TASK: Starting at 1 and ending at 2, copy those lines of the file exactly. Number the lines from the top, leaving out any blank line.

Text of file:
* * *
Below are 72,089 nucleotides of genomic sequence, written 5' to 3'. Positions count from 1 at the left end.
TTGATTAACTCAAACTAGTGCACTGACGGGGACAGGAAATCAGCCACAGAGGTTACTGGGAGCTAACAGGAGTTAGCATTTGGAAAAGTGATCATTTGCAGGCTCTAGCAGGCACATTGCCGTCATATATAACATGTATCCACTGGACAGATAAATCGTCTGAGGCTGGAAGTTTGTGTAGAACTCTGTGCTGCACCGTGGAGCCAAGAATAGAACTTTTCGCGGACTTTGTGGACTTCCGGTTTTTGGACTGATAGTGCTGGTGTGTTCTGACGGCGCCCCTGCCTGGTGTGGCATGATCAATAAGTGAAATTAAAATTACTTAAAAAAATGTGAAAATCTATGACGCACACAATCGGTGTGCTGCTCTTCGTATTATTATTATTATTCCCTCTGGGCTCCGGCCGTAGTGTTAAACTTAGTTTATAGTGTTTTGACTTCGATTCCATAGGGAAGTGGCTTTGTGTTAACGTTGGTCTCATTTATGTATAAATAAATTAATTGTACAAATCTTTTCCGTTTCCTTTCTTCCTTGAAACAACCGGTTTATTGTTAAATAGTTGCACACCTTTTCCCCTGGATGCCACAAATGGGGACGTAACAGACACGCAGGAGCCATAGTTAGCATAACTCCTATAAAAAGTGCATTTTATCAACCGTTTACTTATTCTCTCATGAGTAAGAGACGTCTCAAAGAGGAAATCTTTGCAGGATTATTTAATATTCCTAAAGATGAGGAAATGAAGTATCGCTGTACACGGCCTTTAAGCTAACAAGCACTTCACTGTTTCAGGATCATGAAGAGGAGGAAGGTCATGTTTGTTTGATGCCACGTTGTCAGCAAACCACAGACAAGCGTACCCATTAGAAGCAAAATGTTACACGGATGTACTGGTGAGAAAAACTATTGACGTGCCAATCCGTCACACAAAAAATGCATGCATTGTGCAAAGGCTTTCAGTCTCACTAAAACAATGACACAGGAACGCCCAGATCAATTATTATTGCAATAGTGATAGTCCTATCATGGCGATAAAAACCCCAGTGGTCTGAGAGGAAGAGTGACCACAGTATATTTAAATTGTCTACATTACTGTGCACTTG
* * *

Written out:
Below are 72,089 nucleotides of genomic sequence, written 5' to 3'. Positions count from 1 at the left end.
TTGATTAACTCAAACTAGTGCACTGACGGGGACAGGAAATCAGCCACAGAGGTTACTGGGAGCTAACAGGAGTTAGCATTTGGAAAAGTGATCATTTGCAGGCTCTAGCAGGCACATTGCCGTCATATATAACATGTATCCACTGGACAGATAAATCGTCTGAGGCTGGAAGTTTGTGTAGAACTCTGTGCTGCACCGTGGAGCCAAGAATAGAACTTTTCGCGGACTTTGTGGACTTCCGGTTTTTGGACTGATAGTGCTGGTGTGTTCTGACGGCGCCCCTGCCTGGTGTGGCATGATCAATAAGTGAAATTAAAATTACTTAAAAAAATGTGAAAATCTATGACGCACACAATCGGTGTGCTGCTCTTCGTATTATTATTATTATTCCCTCTGGGCTCCGGCCGTAGTGTTAAACTTAGTTTATAGTGTTTTGACTTCGATTCCATAGGGAAGTGGCTTTGTGTTAACGTTGGTCTCATTTATGTATAAATAAATTAATTGTACAAATCTTTTCCGTTTCCTTTCTTCCTTGAAACAACCGGTTTATTGTTAAATAGTTGCACACCTTTTCCCCTGGATGCCACAAATGGGGACGTAACAGACACGCAGGAGCCATAGTTAGCATAACTCCTATAAAAAGTGCATTTTATCAACCGTTTACTTATTCTCTCATGAGTAAGAGACGTCTCAAAGAGGAAATCTTTGCAGGATTATTTAATATTCCTAAAGATGAGGAAATGAAGTATCGCTGTACACGGCCTTTAAGCTAACAAGCACTTCACTGTTTCAGGATCATGAAGAGGAGGAAGGTCATGTTTGTTTGATGCCACGTTGTCAGCAAACCACAGACAAGCGTACCCATTAGAAGCAAAATGTTACACGGATGTACTGGTGAGAAAAACTATTGACGTGCCAATCCGTCACACAAAAAATGCATGCATTGTGCAAAGGCTTTCAGTCTCACTAAAACAATGACACAGGAACGCCCAGATCAATTATTATTGCAATAGTGATAGTCCTATCATGGCGATAAAAACCCCAGTGGTCTGAGAGGAAGAGTGACCACAGTATATTTAAATTGTCTACATTACTGTGCACTTG